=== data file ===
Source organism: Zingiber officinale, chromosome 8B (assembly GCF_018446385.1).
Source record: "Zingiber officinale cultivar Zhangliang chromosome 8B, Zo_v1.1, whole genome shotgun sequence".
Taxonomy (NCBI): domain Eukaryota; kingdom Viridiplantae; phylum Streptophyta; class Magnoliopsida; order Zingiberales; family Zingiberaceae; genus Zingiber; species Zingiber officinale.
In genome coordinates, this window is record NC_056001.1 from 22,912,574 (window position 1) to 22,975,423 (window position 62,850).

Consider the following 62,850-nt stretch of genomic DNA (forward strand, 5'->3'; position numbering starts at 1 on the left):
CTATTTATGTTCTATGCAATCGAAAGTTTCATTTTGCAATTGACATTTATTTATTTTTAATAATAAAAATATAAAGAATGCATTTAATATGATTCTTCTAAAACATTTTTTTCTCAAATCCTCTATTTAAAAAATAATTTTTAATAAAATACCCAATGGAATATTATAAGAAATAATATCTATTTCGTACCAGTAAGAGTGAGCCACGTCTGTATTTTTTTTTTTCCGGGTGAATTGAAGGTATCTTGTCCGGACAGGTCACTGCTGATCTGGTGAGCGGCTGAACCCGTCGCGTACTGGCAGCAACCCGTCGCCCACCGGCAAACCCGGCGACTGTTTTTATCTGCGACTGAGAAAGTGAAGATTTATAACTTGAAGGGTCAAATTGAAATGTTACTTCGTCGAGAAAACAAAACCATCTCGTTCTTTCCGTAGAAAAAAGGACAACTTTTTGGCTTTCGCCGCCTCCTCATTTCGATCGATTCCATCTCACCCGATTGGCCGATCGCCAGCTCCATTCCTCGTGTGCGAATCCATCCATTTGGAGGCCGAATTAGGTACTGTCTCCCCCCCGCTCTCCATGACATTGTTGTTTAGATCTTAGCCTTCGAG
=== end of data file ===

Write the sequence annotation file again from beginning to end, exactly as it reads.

Source organism: Zingiber officinale, chromosome 8B (assembly GCF_018446385.1).
Source record: "Zingiber officinale cultivar Zhangliang chromosome 8B, Zo_v1.1, whole genome shotgun sequence".
Taxonomy (NCBI): domain Eukaryota; kingdom Viridiplantae; phylum Streptophyta; class Magnoliopsida; order Zingiberales; family Zingiberaceae; genus Zingiber; species Zingiber officinale.
In genome coordinates, this window is record NC_056001.1 from 22,912,574 (window position 1) to 22,975,423 (window position 62,850).

Consider the following 62,850-nt stretch of genomic DNA (forward strand, 5'->3'; position numbering starts at 1 on the left):
CTATTTATGTTCTATGCAATCGAAAGTTTCATTTTGCAATTGACATTTATTTATTTTTAATAATAAAAATATAAAGAATGCATTTAATATGATTCTTCTAAAACATTTTTTTCTCAAATCCTCTATTTAAAAAATAATTTTTAATAAAATACCCAATGGAATATTATAAGAAATAATATCTATTTCGTACCAGTAAGAGTGAGCCACGTCTGTATTTTTTTTTTTCCGGGTGAATTGAAGGTATCTTGTCCGGACAGGTCACTGCTGATCTGGTGAGCGGCTGAACCCGTCGCGTACTGGCAGCAACCCGTCGCCCACCGGCAAACCCGGCGACTGTTTTTATCTGCGACTGAGAAAGTGAAGATTTATAACTTGAAGGGTCAAATTGAAATGTTACTTCGTCGAGAAAACAAAACCATCTCGTTCTTTCCGTAGAAAAAAGGACAACTTTTTGGCTTTCGCCGCCTCCTCATTTCGATCGATTCCATCTCACCCGATTGGCCGATCGCCAGCTCCATTCCTCGTGTGCGAATCCATCCATTTGGAGGCCGAATTAGGTACTGTCTCCCCCCCGCTCTCCATGACATTGTTGTTTAGATCTTAGCCTTCGAG